In the evening was the Urban-O in downtown Canmore. It was based off of the game Clue (which I have never played). I’ll try to explain it, but it may get confusing. There were eight “rooms”, which were areas on the map in which you could “suggest” to other players who committed the crime and with which weapon in the room you are currently in (unless you were suggesting to one of the “townsfolk” - aka volunteers, then you could suggest it was committed in any room). If the person you were suggesting to had a card (two of which each person received at the beginning – there are no cards for the elements of the crime committed), that person would have to show you only one (townsfolk would show all cards disproving) of their cards disproving your suggestion. I was glad that one of the cards I got was for a room that was kind of out of the way, so I knew I didn't have to go there, but I still spent a fair bit of time running to other rooms because there were so many that I hadn’t disproved. We had an hour to try and figure out the specifics of the crime before heading to the start/finish and making an accusation. I, and I think most people, just guessed, but several people/teams did get it right. I liked the event because it was fun trying to figure it out without the pressure/disappointment of feeling that it was unlikely.
On Saturday were the Setup, the Chase, and the THOMASS events. The setup was a sprint style (my race was 1.7km) event in Canmore for which the times were used to arrange the start for the Chase. Just before the start, I was told that the finish would be my second last control because there was a mother elk and her calf near the finish. My race went well, which was nice after a week of being challenged. Then, after noon, was the Chase event at the Canmore Nordic Centre (which was a busy place that day with both a running and a biking event taking place as well as the orienteering, but at least those were wrapped up by the time the THOMASS event started). With some exceptions, start times were 12:00 plus an individual’s time for the Setup. I believe the Chase was intended to be a middle style event (but being on course three, my race was only 1.9km). For me, it was an alright race, with a couple mistakes – thankfully the it-just-takes-longer type of mistakes and not the wandering-for-ten-plus-minutes mistakes that I sometimes make. Then we had lunch and awards (cookie medalsJ) in the Nordic Centre. Then there was the THOMASS, for which people were designated a handicap based on age and experience. This handicap determined how many controls you needed to do on the first side of the map before going to the finish (for that side) and flipping over the map for a 2.9km point-to-point course. I had to do four of the seven controls (#s 3,2,5, and 4 if you want to check them out at http://barebones.ca/Barebones%202013/THOMASS%20-%20both.pdf ), which was a good amount for me, especially considering the placement of the controls – I didn’t have to go to any far off ones. For the point-to-point portion, there were usually other people around the whole time, which I found made me really focus on my route choice compared to what others were doing. Thankfully, this worked out well for me, rather than distracting me too much, like in the case from control six to seven. As I was arriving at control six, I saw one person ahead of me heading to control seven one way, and another person another way. This caused me to see the higher trail, which I’m glad I took, versus the lower trail, in which case I would have had to climb back up. I quite enjoyed the THOMASS because of this and the controls in general.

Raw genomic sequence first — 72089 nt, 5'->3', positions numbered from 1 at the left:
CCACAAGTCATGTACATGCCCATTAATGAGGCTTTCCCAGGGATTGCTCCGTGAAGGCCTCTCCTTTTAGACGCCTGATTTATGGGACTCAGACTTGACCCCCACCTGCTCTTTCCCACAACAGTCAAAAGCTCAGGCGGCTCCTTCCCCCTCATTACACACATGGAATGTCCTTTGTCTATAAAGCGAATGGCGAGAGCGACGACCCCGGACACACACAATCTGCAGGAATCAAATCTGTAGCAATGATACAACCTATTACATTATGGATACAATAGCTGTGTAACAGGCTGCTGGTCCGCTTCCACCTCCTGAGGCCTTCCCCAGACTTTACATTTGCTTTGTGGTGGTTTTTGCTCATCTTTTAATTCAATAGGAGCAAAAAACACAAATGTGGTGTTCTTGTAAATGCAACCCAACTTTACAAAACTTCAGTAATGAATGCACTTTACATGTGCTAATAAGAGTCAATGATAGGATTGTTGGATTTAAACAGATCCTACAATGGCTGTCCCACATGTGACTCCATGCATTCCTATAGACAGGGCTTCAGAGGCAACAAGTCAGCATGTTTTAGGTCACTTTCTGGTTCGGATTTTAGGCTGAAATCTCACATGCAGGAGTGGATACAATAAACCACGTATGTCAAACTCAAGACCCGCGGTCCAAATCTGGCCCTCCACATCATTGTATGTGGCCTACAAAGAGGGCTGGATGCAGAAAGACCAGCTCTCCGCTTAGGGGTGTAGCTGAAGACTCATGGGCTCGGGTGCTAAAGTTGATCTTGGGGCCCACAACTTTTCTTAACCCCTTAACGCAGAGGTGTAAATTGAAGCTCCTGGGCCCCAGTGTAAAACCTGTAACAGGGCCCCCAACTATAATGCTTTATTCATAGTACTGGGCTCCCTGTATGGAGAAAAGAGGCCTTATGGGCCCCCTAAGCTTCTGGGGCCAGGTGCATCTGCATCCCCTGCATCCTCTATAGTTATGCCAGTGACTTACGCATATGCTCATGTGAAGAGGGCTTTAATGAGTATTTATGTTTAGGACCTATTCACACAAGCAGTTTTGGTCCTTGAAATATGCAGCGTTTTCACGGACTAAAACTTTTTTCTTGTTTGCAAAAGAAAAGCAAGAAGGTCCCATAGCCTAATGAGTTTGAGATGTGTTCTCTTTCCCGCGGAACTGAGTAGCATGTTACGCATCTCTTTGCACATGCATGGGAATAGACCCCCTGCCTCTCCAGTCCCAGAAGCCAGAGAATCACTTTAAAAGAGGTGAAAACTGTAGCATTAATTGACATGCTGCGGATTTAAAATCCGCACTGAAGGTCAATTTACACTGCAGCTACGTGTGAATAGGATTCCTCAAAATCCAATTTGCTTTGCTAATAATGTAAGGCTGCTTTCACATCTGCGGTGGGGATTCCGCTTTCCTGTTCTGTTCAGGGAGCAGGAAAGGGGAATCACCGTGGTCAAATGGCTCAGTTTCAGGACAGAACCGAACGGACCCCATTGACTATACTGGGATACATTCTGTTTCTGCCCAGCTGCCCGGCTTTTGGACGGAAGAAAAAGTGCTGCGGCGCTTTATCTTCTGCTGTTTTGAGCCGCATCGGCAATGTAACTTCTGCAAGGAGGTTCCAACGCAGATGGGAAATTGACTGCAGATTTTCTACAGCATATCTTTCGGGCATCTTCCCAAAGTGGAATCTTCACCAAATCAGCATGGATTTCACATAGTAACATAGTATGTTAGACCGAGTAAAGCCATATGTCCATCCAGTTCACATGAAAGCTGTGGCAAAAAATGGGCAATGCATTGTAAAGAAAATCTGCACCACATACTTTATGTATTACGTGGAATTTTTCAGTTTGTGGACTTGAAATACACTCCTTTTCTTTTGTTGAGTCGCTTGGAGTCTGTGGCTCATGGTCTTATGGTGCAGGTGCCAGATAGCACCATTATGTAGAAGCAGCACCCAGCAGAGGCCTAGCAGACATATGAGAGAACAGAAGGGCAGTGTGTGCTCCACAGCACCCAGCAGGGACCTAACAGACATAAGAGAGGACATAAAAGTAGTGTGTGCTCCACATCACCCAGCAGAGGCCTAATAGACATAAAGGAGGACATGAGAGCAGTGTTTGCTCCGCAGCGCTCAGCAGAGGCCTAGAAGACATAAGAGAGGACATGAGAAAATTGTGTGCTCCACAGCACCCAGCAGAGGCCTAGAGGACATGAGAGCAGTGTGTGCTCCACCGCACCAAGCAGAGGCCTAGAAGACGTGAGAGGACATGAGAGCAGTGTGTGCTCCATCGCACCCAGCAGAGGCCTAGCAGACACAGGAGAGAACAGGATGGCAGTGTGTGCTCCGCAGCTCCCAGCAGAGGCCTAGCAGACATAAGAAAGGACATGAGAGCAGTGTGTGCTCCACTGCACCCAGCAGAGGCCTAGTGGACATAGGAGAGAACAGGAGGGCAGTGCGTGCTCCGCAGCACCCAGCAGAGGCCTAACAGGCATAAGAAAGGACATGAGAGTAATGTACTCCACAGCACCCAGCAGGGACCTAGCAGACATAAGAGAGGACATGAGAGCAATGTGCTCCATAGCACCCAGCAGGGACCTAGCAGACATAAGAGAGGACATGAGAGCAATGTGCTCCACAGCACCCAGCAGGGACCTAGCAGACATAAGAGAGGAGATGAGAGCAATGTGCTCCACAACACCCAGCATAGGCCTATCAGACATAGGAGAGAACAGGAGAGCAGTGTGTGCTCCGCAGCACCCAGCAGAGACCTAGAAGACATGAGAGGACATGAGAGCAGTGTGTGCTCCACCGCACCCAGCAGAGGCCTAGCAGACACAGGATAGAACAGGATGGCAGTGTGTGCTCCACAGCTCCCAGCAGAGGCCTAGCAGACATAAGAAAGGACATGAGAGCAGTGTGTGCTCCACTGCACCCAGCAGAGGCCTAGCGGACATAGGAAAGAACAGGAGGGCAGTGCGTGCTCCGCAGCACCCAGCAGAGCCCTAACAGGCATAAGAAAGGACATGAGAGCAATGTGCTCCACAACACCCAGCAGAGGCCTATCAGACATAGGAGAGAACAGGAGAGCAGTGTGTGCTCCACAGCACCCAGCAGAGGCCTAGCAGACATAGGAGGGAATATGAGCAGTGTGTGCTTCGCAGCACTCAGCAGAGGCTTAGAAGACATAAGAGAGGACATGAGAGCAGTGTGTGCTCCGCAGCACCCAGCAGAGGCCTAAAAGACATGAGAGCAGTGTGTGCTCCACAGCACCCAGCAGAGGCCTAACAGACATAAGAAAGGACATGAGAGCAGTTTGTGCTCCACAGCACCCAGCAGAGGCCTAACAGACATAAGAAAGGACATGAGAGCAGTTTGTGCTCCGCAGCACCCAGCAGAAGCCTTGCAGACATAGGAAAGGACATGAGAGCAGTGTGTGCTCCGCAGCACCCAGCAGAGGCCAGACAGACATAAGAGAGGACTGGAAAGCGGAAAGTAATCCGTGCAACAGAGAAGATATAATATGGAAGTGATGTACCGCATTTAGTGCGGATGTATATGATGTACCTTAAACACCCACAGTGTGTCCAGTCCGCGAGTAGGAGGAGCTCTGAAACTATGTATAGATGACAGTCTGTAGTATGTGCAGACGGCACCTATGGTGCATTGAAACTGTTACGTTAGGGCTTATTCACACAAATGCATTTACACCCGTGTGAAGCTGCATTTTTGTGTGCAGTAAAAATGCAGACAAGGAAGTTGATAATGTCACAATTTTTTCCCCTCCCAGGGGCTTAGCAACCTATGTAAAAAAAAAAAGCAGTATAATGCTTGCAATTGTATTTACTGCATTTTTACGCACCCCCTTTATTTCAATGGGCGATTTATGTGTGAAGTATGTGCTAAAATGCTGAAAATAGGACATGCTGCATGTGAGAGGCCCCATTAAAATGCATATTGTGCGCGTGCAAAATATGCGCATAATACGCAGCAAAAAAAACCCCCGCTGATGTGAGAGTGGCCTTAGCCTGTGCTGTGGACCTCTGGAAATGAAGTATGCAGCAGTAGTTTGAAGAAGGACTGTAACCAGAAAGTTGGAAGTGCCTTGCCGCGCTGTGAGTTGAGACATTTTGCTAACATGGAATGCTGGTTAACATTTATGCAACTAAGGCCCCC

In the evening there were speakers at the Alpine Club. Graeme Rennie spoke about his past JWOC experiences and Alix, Emma, and Darya spoke about orienteering in Switzerland last year. The presentations were good and reinforced a personal desire to go to Europe, both in general and for orienteering specifically. There was a large selection of dessert afterwards – there was always lots of great food at the Family Camp, always a highlight for any trip I take.
On Sunday was the Farsta (one-man relay) at Mt. Laurie. For those of us on the long course, there were three loops, each about 2km. Not everyone started on the same course, so it was interesting to see the stream of us start to branch off. The maps were on a 1:7,500 scale, which was nice with the amount of contour detail on the map. It also probably helped make sure I didn’t have a race like last year at Mt. Laurie (but at least I knew I couldn’t possibly do as horribly as then). Generally, the race went well for me, with once again only a couple mistakes, plus a bit of lost time due to neglecting my compass and circling around while heading to the finish. The weather, though, was interesting. Partway through, I got soaked. I also had issues with my glasses falling off while I wasn’t wearing them, so I dropped them just past the control between loops, which I quickly regretted, worrying that someone would step on them – but they were safe when I finished. Yet near the end of the race I could have used them, although it wasn’t awfully bright. I liked this race because I got familiar with the terrain and specific areas of the course of my three loops, which boosted my confidence.
Overall, it was a great weekend, full of lots of orienteering and fun. On the way home, I finished yet another book, like the antisocial creature I am, before returning to a “normal” life consisting of the last homework assignments/projects of my high school career!